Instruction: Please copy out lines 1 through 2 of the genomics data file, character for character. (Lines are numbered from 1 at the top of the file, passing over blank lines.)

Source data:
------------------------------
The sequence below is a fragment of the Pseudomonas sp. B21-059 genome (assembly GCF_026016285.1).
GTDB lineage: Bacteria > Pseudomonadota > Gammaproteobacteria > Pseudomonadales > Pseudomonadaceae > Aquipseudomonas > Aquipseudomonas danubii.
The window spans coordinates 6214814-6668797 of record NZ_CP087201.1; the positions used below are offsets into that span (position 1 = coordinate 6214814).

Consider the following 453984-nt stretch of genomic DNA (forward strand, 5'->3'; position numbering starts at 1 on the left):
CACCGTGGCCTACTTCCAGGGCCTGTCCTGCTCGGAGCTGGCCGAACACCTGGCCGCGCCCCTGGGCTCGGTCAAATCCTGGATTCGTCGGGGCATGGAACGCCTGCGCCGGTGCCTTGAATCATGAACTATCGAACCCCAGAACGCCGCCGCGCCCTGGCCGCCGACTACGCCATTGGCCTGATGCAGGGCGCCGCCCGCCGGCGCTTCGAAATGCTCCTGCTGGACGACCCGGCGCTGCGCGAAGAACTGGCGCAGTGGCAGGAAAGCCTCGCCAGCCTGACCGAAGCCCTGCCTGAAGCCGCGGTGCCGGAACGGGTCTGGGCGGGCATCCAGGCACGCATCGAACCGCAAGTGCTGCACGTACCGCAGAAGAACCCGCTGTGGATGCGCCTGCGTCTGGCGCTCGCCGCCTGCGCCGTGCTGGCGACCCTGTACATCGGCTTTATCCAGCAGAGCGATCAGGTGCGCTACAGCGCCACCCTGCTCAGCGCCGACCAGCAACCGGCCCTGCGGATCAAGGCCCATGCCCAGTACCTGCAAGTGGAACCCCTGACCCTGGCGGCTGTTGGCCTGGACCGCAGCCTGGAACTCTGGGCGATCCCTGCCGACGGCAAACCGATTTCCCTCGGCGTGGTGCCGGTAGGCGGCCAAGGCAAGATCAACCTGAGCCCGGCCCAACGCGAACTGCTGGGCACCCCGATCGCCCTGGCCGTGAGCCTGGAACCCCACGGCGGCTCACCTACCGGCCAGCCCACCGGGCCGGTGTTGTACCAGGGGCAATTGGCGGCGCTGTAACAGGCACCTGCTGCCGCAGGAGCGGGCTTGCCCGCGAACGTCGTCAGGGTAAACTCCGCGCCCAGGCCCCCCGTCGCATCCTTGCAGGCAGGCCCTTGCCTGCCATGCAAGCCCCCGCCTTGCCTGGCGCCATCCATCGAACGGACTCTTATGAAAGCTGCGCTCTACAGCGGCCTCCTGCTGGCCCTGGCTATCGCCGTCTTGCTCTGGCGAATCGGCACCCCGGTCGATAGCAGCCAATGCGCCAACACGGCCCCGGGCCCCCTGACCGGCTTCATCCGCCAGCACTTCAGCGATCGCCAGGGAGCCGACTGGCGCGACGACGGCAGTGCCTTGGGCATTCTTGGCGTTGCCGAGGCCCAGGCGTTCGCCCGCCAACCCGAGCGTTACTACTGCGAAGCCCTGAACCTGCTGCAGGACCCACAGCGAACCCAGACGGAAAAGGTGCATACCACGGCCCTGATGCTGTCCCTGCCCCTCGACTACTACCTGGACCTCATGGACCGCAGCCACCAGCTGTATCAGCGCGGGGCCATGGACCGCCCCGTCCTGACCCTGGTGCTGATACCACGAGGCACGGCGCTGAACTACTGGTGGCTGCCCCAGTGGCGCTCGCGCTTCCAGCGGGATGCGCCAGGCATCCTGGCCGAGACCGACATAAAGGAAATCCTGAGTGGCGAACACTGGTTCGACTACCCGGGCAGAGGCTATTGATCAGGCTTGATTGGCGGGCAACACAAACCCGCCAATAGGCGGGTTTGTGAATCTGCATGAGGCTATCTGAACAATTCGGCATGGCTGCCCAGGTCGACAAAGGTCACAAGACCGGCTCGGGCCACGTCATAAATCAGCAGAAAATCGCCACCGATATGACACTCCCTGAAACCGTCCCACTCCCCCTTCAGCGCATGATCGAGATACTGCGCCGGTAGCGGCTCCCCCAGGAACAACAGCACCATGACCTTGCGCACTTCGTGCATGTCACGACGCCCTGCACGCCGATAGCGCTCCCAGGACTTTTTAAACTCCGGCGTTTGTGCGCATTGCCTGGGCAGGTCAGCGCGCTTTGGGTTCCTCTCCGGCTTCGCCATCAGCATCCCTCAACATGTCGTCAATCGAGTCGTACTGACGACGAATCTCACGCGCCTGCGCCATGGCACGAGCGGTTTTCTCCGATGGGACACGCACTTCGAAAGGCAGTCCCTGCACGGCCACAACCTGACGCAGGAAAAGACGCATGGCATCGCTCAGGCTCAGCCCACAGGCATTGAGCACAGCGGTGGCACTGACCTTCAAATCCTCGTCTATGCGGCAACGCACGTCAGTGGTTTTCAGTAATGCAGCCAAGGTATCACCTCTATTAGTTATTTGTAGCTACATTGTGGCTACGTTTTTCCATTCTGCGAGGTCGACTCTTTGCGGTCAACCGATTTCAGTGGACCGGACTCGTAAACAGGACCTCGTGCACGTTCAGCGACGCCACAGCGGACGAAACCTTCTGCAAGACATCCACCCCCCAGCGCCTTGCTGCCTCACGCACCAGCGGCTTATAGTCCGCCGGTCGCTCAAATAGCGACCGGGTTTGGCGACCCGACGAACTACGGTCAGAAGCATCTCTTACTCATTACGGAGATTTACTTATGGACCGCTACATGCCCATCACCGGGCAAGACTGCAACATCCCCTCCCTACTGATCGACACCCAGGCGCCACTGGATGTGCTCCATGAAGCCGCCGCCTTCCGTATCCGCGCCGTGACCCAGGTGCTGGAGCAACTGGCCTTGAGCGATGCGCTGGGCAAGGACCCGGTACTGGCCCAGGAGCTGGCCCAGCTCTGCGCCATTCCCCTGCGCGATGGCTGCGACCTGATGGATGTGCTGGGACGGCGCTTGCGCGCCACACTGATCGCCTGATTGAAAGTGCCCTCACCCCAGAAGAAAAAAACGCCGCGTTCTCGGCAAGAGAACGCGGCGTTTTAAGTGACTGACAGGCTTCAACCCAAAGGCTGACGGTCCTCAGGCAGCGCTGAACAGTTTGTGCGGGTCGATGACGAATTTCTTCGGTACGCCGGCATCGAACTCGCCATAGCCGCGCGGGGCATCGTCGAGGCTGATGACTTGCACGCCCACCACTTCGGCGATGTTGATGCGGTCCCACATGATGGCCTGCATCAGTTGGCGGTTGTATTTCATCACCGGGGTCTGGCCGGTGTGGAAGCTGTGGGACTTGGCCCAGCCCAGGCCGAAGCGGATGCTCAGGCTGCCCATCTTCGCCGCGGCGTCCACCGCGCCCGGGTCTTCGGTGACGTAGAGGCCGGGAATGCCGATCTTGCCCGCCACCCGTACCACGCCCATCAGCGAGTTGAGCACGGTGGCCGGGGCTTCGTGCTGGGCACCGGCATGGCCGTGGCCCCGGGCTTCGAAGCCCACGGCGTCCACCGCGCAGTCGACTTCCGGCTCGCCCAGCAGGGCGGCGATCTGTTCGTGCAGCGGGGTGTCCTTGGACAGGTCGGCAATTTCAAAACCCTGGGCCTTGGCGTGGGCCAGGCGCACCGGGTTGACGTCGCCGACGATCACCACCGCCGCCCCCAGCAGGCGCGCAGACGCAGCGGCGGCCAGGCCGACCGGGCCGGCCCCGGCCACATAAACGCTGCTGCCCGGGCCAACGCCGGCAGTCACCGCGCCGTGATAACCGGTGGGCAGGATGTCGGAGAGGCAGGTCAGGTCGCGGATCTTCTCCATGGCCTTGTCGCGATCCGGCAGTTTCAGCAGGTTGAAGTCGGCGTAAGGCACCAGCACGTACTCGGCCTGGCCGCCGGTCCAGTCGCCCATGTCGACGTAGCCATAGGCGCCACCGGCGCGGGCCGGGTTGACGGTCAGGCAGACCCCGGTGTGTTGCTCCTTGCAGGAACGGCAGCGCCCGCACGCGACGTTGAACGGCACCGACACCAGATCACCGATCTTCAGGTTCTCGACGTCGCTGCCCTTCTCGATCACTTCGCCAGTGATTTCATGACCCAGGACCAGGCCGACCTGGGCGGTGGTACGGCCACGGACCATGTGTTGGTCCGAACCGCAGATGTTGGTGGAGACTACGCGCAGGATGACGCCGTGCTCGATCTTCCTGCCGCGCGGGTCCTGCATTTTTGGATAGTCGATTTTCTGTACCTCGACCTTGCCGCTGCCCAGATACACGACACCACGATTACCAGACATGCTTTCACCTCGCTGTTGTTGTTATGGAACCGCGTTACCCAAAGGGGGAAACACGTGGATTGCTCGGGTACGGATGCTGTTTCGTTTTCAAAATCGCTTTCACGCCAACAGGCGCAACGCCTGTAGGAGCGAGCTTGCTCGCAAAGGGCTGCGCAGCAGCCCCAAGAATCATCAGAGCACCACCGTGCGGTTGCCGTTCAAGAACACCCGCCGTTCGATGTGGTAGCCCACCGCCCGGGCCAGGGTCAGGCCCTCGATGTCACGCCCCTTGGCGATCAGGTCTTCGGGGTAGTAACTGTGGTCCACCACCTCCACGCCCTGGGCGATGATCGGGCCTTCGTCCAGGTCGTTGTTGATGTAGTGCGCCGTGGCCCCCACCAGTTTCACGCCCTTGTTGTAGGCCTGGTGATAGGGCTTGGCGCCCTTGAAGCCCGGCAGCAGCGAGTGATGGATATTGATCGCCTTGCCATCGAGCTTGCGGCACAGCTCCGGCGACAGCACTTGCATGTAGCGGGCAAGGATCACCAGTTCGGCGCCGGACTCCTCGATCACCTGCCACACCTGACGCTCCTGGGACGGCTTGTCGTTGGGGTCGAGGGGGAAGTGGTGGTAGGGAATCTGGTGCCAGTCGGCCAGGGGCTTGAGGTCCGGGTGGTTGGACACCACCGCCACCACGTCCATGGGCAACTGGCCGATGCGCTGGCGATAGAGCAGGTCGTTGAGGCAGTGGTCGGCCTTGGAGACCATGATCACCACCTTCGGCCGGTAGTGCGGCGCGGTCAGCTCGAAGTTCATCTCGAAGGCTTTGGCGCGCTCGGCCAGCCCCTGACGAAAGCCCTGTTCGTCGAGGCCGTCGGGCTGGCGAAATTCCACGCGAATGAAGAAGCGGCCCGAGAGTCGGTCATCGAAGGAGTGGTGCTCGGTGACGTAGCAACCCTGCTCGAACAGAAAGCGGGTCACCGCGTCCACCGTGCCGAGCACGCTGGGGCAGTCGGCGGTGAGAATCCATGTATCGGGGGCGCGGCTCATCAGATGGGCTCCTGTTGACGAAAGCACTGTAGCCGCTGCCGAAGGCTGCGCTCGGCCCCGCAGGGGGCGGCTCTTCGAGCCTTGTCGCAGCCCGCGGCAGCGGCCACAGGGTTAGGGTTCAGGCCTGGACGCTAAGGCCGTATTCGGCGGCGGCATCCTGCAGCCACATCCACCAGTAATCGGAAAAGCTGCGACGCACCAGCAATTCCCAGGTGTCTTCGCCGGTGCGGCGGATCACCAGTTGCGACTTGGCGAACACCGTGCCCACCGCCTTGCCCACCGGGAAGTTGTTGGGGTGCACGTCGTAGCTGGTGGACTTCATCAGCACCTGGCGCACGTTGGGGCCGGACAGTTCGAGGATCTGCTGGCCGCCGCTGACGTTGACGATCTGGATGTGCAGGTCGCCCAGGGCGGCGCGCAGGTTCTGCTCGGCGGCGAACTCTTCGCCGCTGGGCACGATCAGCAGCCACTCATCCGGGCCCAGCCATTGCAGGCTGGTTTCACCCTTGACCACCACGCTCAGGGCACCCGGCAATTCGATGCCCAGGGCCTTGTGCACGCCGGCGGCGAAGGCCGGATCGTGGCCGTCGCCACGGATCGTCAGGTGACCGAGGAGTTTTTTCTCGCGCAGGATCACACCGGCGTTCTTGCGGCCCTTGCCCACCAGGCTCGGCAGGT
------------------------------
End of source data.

The sequence below is a fragment of the Pseudomonas sp. B21-059 genome (assembly GCF_026016285.1).
GTDB lineage: Bacteria > Pseudomonadota > Gammaproteobacteria > Pseudomonadales > Pseudomonadaceae > Aquipseudomonas > Aquipseudomonas danubii.